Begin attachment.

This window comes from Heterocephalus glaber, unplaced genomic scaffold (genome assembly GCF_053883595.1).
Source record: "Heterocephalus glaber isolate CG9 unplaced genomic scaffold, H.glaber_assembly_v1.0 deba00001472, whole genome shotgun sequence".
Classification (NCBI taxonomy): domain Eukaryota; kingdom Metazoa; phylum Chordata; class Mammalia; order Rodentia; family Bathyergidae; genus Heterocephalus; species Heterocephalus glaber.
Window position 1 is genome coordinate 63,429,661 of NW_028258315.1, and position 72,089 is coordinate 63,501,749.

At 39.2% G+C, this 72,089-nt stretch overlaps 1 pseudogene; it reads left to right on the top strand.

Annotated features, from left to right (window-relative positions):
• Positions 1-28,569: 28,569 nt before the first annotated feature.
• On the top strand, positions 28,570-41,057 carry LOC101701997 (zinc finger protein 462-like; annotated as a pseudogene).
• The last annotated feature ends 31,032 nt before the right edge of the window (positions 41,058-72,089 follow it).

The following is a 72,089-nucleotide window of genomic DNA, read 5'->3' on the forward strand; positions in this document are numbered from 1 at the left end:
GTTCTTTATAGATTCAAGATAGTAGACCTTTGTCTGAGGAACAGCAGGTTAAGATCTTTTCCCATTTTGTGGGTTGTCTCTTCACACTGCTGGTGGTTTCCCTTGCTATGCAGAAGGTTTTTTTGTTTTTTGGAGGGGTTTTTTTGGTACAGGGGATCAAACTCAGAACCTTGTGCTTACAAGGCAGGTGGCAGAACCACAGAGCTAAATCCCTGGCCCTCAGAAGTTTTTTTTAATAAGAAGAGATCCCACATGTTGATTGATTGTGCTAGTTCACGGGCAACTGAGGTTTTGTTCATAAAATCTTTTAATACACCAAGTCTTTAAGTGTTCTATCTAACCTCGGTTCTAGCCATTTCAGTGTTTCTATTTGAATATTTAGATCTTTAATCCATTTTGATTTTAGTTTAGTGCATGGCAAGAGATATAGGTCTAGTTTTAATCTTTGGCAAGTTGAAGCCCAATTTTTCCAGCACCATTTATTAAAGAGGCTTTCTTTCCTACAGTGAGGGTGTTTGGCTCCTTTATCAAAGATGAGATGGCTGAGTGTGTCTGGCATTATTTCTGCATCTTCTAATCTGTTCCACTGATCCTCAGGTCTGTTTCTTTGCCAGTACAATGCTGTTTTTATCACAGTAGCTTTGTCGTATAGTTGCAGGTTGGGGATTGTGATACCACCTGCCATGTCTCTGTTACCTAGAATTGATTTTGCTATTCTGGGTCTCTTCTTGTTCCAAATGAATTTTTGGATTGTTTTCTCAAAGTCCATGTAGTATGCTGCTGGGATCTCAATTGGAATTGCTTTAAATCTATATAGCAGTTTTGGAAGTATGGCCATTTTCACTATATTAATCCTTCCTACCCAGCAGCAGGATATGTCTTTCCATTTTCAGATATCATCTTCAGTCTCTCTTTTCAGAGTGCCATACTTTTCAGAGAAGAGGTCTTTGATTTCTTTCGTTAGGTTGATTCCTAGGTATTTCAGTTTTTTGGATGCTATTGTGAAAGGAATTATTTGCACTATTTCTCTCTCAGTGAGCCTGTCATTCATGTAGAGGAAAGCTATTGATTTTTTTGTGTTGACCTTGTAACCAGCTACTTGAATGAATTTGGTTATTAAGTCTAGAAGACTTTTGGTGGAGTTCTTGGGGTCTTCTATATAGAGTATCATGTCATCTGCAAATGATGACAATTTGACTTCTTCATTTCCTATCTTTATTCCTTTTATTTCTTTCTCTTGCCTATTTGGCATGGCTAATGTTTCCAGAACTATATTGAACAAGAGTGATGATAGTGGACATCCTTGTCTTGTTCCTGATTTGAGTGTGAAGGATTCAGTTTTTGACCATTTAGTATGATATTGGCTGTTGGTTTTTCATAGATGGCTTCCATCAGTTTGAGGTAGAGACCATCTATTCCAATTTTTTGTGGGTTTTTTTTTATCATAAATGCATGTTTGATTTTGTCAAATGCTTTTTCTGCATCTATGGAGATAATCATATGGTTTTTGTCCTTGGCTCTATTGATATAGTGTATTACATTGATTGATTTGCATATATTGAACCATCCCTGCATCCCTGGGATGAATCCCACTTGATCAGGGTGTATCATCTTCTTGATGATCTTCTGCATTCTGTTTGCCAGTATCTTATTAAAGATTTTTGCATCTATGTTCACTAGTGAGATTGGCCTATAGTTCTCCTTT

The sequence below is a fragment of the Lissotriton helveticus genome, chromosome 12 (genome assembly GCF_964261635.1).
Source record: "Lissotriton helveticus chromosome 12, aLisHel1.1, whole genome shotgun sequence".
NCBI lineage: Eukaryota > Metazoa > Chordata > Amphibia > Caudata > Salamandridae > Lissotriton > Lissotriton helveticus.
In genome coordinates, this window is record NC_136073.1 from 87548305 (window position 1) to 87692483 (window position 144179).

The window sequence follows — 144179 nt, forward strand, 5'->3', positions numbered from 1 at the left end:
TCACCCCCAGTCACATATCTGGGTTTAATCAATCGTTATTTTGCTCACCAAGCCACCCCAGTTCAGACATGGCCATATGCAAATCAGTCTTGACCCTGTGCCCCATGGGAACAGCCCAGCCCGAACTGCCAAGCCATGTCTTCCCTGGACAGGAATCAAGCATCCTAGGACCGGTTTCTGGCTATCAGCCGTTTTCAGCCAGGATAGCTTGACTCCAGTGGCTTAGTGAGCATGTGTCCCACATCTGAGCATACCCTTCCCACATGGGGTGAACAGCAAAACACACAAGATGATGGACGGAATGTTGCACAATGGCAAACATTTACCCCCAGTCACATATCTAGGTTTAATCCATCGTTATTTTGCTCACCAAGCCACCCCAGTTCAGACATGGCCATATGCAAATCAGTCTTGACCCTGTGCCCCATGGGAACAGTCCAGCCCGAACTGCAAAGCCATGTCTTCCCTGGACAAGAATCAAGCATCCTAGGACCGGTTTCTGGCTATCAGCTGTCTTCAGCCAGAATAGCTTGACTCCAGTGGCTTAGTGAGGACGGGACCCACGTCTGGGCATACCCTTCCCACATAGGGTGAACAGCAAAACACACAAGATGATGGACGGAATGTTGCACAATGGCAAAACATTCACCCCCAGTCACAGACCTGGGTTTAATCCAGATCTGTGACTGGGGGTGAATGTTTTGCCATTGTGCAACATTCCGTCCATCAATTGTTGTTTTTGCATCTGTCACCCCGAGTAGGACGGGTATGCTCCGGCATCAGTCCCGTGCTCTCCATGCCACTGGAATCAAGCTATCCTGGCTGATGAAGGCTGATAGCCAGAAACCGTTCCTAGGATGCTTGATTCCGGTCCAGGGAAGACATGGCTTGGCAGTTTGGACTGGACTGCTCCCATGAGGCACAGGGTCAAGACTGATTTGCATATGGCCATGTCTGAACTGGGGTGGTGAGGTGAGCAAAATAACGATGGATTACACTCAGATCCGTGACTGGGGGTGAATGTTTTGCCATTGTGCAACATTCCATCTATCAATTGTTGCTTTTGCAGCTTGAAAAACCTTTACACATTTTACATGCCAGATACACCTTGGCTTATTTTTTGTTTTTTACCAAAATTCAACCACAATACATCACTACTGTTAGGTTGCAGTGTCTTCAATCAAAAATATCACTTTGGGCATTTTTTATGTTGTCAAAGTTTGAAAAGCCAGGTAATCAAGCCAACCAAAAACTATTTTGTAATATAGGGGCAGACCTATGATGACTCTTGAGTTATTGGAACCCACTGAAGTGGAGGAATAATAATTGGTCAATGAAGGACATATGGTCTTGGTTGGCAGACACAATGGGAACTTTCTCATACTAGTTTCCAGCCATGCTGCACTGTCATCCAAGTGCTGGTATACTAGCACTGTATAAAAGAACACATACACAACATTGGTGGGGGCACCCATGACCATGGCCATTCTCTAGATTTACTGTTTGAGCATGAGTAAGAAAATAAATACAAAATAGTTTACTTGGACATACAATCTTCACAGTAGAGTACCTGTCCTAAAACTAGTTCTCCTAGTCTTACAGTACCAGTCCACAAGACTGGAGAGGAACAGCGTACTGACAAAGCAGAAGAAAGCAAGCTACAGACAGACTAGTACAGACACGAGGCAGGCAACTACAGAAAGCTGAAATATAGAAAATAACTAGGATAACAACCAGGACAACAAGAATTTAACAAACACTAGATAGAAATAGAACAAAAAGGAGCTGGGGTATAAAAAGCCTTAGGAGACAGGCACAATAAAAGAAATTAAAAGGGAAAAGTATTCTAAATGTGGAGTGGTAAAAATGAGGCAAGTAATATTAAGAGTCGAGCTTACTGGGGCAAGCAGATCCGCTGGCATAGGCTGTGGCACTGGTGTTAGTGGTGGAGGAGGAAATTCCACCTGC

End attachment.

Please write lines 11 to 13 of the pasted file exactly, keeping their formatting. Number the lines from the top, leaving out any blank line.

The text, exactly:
GTTCTTTATAGATTCAAGATAGTAGACCTTTGTCTGAGGAACAGCAGGTTAAGATCTTTTCCCATTTTGTGGGTTGTCTCTTCACACTGCTGGTGGTTTCCCTTGCTATGCAGAAGGTTTTTTTGTTTTTTGGAGGGGTTTTTTTGGTACAGGGGATCAAACTCAGAACCTTGTGCTTACAAGGCAGGTGGCAGAACCACAGAGCTAAATCCCTGGCCCTCAGAAGTTTTTTTTAATAAGAAGAGATCCCACATGTTGATTGATTGTGCTAGTTCACGGGCAACTGAGGTTTTGTTCATAAAATCTTTTAATACACCAAGTCTTTAAGTGTTCTATCTAACCTCGGTTCTAGCCATTTCAGTGTTTCTATTTGAATATTTAGATCTTTAATCCATTTTGATTTTAGTTTAGTGCATGGCAAGAGATATAGGTCTAGTTTTAATCTTTGGCAAGTTGAAGCCCAATTTTTCCAGCACCATTTATTAAAGAGGCTTTCTTTCCTACAGTGAGGGTGTTTGGCTCCTTTATCAAAGATGAGATGGCTGAGTGTGTCTGGCATTATTTCTGCATCTTCTAATCTGTTCCACTGATCCTCAGGTCTGTTTCTTTGCCAGTACAATGCTGTTTTTATCACAGTAGCTTTGTCGTATAGTTGCAGGTTGGGGATTGTGATACCACCTGCCATGTCTCTGTTACCTAGAATTGATTTTGCTATTCTGGGTCTCTTCTTGTTCCAAATGAATTTTTGGATTGTTTTCTCAAAGTCCATGTAGTATGCTGCTGGGATCTCAATTGGAATTGCTTTAAATCTATATAGCAGTTTTGGAAGTATGGCCATTTTCACTATATTAATCCTTCCTACCCAGCAGCAGGATATGTCTTTCCATTTTCAGATATCATCTTCAGTCTCTCTTTTCAGAGTGCCATACTTTTCAGAGAAGAGGTCTTTGATTTCTTTCGTTAGGTTGATTCCTAGGTATTTCAGTTTTTTGGATGCTATTGTGAAAGGAATTATTTGCACTATTTCTCTCTCAGTGAGCCTGTCATTCATGTAGAGGAAAGCTATTGATTTTTTTGTGTTGACCTTGTAACCAGCTACTTGAATGAATTTGGTTATTAAGTCTAGAAGACTTTTGGTGGAGTTCTTGGGGTCTTCTATATAGAGTATCATGTCATCTGCAAATGATGACAATTTGACTTCTTCATTTCCTATCTTTATTCCTTTTATTTCTTTCTCTTGCCTATTTGGCATGGCTAATGTTTCCAGAACTATATTGAACAAGAGTGATGATAGTGGACATCCTTGTCTTGTTCCTGATTTGAGTGTGAAGGATTCAGTTTTTGACCATTTAGTATGATATTGGCTGTTGGTTTTTCATAGATGGCTTCCATCAGTTTGAGGTAGAGACCATCTATTCCAATTTTTTGTGGGTTTTTTTTTATCATAAATGCATGTTTGATTTTGTCAAATGCTTTTTCTGCATCTATGGAGATAATCATATGGTTTTTGTCCTTGGCTCTATTGATATAGTGTATTACATTGATTGATTTGCATATATTGAACCATCCCTGCATCCCTGGGATGAATCCCACTTGATCAGGGTGTATCATCTTCTTGATGATCTTCTGCATTCTGTTTGCCAGTATCTTATTAAAGATTTTTGCATCTATGTTCACTAGTGAGATTGGCCTATAGTTCTCCTTT

The sequence below is a fragment of the Lissotriton helveticus genome, chromosome 12 (genome assembly GCF_964261635.1).
Source record: "Lissotriton helveticus chromosome 12, aLisHel1.1, whole genome shotgun sequence".